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Owner says Rangers turned down Cliff Lee’s offer to re-sign for seven guaranteed years

Chuck Greenberg

Texas Rangers co-owner Chuck Greenberg responds to a question during a news conference before the start of a baseball game against the Boston Red Sox Friday, Aug. 13, 2010, in Arlington, Texas. The group led by Hall of Famer Nolan Ryan and sports attorney Greenberg announced lower prices for concessions, parking and merchandise effective Friday, the day after Major League Baseball formally approved a sale that pulled the AL West-leading team out of bankruptcy. (AP Photo/Tony Gutierrez)

AP

Initially last night the Cliff Lee storyline was that he left as much as $50 million on the table because he loved Philadelphia and simply wanted to pitch for the Phillies instead of the Yankees or Rangers.

However, now that the various contract details are trickling in it turns out he probably left at most $13 million on the table and may actually end up with more money (once deferred payments and other factors are taken into account) from the Phillies than he was offered elsewhere.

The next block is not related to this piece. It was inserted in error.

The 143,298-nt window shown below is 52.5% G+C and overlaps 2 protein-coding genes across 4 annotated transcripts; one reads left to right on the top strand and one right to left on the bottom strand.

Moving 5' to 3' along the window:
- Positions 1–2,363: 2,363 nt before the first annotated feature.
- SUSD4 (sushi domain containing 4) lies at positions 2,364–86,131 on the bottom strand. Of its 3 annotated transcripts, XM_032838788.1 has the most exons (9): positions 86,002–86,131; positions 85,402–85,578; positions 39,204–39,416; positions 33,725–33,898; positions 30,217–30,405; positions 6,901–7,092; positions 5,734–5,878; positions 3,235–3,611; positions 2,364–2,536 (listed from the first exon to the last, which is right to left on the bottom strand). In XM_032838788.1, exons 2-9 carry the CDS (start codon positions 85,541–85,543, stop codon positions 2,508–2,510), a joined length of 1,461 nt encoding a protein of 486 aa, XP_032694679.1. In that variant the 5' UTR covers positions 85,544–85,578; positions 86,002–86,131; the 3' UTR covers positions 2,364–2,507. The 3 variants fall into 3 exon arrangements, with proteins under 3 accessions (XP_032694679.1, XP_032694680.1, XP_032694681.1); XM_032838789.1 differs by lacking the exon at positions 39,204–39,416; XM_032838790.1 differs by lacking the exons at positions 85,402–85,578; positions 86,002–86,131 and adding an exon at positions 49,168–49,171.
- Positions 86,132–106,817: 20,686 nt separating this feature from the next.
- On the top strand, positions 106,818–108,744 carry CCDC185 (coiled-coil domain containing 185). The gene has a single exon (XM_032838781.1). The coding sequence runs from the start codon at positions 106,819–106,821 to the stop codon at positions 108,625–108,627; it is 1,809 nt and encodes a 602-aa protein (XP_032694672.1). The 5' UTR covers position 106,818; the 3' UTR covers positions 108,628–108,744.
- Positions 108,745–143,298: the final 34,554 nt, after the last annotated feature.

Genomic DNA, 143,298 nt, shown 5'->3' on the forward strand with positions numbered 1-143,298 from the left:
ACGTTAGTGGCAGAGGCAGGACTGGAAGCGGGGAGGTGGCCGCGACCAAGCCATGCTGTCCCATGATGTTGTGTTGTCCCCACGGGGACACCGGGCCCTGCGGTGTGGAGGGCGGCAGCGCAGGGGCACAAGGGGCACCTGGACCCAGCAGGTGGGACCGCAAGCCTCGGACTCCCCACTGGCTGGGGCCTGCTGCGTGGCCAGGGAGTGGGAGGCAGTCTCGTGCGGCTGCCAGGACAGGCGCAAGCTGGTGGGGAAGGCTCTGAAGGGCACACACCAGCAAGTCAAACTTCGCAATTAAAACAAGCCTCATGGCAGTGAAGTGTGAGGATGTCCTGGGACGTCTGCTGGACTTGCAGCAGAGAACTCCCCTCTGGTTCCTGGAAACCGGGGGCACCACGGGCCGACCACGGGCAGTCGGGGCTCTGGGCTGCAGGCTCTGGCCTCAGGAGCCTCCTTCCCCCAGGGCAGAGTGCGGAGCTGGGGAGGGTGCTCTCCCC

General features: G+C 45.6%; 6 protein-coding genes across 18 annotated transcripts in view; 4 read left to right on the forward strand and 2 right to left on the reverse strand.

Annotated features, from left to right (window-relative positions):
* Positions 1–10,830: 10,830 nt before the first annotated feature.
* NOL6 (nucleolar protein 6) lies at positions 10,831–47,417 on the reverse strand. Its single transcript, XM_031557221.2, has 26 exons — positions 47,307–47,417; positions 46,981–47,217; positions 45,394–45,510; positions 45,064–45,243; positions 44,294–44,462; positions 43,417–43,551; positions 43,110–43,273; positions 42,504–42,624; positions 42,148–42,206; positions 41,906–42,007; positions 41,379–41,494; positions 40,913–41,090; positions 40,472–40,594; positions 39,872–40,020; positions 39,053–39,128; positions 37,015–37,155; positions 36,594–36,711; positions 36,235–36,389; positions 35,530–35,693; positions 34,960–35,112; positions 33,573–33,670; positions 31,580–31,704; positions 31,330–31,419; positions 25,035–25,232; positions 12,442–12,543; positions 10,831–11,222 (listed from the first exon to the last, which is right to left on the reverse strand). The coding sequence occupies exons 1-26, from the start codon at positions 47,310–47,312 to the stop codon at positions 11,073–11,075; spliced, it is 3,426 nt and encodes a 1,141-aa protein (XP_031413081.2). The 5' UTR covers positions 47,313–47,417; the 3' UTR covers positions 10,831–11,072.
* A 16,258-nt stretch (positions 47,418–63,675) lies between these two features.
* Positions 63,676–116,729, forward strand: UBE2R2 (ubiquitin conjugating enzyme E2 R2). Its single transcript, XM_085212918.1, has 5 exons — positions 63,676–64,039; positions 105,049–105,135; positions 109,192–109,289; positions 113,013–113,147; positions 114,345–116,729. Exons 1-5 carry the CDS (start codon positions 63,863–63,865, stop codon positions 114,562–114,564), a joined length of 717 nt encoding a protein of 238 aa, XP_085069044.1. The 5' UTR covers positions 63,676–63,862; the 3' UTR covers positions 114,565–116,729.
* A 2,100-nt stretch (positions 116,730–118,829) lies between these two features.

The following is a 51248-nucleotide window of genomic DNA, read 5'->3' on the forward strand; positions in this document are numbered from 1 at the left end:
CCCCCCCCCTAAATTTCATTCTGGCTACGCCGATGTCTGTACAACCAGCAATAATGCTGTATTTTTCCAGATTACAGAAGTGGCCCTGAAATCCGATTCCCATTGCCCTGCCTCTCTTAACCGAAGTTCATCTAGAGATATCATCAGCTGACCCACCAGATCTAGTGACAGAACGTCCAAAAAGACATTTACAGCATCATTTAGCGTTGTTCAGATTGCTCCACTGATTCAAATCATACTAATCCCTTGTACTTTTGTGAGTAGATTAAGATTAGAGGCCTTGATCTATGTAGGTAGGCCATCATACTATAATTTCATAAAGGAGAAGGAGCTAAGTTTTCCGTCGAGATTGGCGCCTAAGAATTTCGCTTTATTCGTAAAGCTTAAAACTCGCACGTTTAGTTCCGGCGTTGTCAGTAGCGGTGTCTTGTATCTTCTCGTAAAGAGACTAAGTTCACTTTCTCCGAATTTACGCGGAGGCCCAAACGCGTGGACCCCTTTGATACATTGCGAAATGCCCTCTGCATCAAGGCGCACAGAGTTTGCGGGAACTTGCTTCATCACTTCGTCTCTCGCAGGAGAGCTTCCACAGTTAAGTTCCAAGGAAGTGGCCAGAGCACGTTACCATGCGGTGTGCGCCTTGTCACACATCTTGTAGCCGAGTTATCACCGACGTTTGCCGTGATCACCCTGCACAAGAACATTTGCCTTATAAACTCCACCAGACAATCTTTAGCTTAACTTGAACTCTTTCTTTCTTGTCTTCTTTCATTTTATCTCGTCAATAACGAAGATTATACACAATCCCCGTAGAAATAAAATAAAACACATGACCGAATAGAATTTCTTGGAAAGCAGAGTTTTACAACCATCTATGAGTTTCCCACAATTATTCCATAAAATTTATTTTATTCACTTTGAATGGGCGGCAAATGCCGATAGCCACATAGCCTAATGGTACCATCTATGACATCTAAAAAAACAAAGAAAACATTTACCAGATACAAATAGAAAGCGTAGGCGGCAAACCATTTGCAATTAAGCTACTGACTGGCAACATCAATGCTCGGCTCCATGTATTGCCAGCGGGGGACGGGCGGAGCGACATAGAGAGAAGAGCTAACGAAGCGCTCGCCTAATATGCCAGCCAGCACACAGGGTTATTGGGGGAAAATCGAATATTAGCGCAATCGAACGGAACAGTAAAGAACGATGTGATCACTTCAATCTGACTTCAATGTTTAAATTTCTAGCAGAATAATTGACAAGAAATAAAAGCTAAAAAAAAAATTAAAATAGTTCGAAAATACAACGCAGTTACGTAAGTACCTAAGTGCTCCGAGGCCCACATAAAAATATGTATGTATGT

And this afternoon Rangers chief executive officer Chuck Greenberg revealed that Lee “was willing to remain a Ranger” and in fact offered to re-sign if Texas would guarantee him a seven-year deal:

In this instance, it was simply a matter of us saying, “yes.” But it would have been a matter of us saying “yes” on terms that we weren’t comfortable with. This was not a matter of Cliff making a decision not to come to Texas. He was willing to remain a Ranger, but it was on terms that we felt went beyond the aggressive parameters within which we were already operation. Had we been willing to go beyond the parameters that we were willing to go, he would be here. But we didn’t think that was in the long-term best interest of the franchise.

Greenberg and company turned down Lee’s seven-year proposal and their final offer was $138 million over six years with a seventh-year vesting option worth $23 million. Lee ended up signing a deal with the Phillies that guarantees him $120 million for five years and includes a sixth-year option for 2016 that vests based on his innings count.

So yes, Lee may have turned down slightly less money in choosing the Phillies, but according to Greenberg that’s only because the Rangers turned down his offer to re-sign for seven guaranteed years.